The Seahawks took all of the suspense out of their matchup with the New Orleans Saints before halftime, and rolled to a 34-7 victory to clinch a playoff berth.
The Seahawks were up 17-0 before New Orleans made a first down, continued to pour it on behind Russell Wilson and a stifling defense, and routed the Saints 34-7 Monday night at CenturyLink Field. The playoff-clinching dominance improved the record to 11-1 and means the Seahawks would have to lose three of their final four games to squander home-field advantage throughout the playoffs.
The Seahawks have won seven in a row, a franchise-record 14 consecutive at home, and 17 of their last 19 regular-season contests. Seattle clinched a playoff berth with its overwhelming show against New Orleans, which entered the game as the No. 2 seed in the NFC.
The game figured to be a matchup featuring New Orleans’ second-ranked passing offense vs. Seattle’s No. 2-ranked pass defense, but it never materialized. The Seahawks held All-Pro quarterback Drew Brees to a meager 147 passing yards, snapping a Brees streak of 43 consecutive games, an NFL record, with at least 200.
Brees had been expected to pick on Byron Maxwell and Jeremy Lane, filling in for suspended starters Brandon Browner and Walter Thurmond. That never materialized, either.
The Saints finished with 188 total yards, the fewest of the Brees era in New Orleans. The Saints entered the game averaging 415.0 yards.
Meanwhile, Wilson was nearly flawless. He completed 22 of 30 passes for 310 yards, three touchdowns and no interceptions for a passer rating of 139.6. He also led Seattle in rushing with 47 yards on eight carries. Wilson surpassed 300 passing yards for the third time in his career. He had 385 at Atlanta last Jan. 13 and 320 at Carolina Sept. 8.
Wilson is 22-6 as a starting quarterback and has never lost (13-0) at CenturyLink Field. The 22 victories matches Ben Roethlisberger’s NFL record for most wins in the first two seasons of a career.
“We didn’t do a lot of special stuff,” said Seahawks coach Pete Carroll. “We just came out ready to go and we trusted that our guys would get things done. We accomplished that.”
“They were certainly the better team tonight,” said New Orleans coach Sean Payton. “We just didn’t do enough on either side of the ball.”
Wilson threw a two-yard TD to Zach Miller, a four-yard TD to Doug Baldwin and an eight-yard TD to Derrick Coleman. All of those amounted to pile-on scores after DE Michael Bennett returned a Brees strip-sack fumble 22 yards to a touchdown at 6:37 of the first quarter that staked Seattle to a 10-0 lead.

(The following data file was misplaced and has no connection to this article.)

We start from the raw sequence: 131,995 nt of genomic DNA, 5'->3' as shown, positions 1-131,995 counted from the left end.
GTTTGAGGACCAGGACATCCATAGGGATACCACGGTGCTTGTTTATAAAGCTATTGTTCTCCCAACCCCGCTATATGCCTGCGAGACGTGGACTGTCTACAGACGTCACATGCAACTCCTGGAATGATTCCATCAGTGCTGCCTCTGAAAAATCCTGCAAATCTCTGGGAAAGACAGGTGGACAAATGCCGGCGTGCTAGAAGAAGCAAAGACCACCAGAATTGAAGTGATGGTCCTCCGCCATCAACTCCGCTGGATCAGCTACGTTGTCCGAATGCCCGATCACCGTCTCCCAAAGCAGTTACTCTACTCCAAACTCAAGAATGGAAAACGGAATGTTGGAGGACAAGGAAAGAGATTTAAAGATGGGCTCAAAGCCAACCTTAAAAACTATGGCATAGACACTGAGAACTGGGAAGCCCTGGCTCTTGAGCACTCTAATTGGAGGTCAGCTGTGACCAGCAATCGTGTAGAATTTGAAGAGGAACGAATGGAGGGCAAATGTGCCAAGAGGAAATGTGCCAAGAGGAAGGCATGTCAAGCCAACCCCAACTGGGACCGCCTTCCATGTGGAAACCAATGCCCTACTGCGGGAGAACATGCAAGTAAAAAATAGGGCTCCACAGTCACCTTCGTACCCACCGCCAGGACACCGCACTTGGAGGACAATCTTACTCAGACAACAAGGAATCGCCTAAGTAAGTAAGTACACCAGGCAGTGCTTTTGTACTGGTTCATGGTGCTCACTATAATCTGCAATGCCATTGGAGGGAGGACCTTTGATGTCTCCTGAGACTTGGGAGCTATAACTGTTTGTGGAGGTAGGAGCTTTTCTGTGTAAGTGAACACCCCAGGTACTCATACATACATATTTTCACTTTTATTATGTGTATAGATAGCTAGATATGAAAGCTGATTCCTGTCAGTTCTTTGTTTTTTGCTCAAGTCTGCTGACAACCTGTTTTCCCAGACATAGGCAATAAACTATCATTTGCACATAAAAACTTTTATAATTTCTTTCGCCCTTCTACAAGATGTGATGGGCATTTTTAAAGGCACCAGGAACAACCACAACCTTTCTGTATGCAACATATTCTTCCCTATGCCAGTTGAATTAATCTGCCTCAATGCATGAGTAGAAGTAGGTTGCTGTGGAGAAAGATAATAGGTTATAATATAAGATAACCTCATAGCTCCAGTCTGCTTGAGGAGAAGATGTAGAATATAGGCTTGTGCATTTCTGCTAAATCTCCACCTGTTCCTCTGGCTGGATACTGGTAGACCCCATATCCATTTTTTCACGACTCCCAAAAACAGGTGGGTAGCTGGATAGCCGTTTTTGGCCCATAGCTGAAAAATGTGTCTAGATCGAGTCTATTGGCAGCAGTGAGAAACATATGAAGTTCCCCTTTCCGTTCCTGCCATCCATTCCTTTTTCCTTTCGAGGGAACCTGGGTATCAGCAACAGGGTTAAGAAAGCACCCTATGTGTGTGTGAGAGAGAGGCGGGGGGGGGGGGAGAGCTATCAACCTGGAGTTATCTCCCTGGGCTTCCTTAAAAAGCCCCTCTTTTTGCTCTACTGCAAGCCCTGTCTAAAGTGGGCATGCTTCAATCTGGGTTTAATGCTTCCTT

After holding the Saints to a 3-and-out to start the game, Wilson directed an 11-play, 61-yard drive that ate 5:44 of clock and culminated in Steven Hauschka’s 26-yard field goal. Wilson threw 21 yards to Michael Robinson, ran 10 yards on a read option and found Golden Tate for a 12-yard gain during the march.
On the ensuing New Orleans possession, Cliff Avril stormed through and knocked the ball out of Brees’ hands, a sack and a fumble. Bennett snatched the loose ball in the air and romped 22 yards for a 10-o Seattle lead.
The Seahawks made it 17-0 when Wilson hit Miller for a two-yard touchdown, a score made possible by Wilson’s 60-yard catch and run to Miller to the Saints’ four-yard line.
Aided by two defensive penalties on the Seahawks, including an unnecessary roughness flag on Richard Sherman, the Saints inched back to 17-7 with a Brees two-yard TD throw to TE Jimmy Graham. Brees went 8-for-8 on the drive.
The Seahawks responded with another outstanding drive. When the Saints blitzed Wilson on a third down, he hit Baldwin for 52 yards to set up a 20-yard field goal for Hauschka, sending Seattle to a 20-7 lead at 3:42.
The Seahawks added another touchdown just before halftime, Wilson throwing a four-yard TD, his second of the game, to Baldwin. The key play in the drive: A 15-yard Wilson scramble.
Seattle went up 34-7 on a strange play, an eight-yard touchdown pass from Wilson to Derrick Coleman that first bounced off Wilson’s intended receiver and plopped into the hands of Coleman, who fell into the end zone.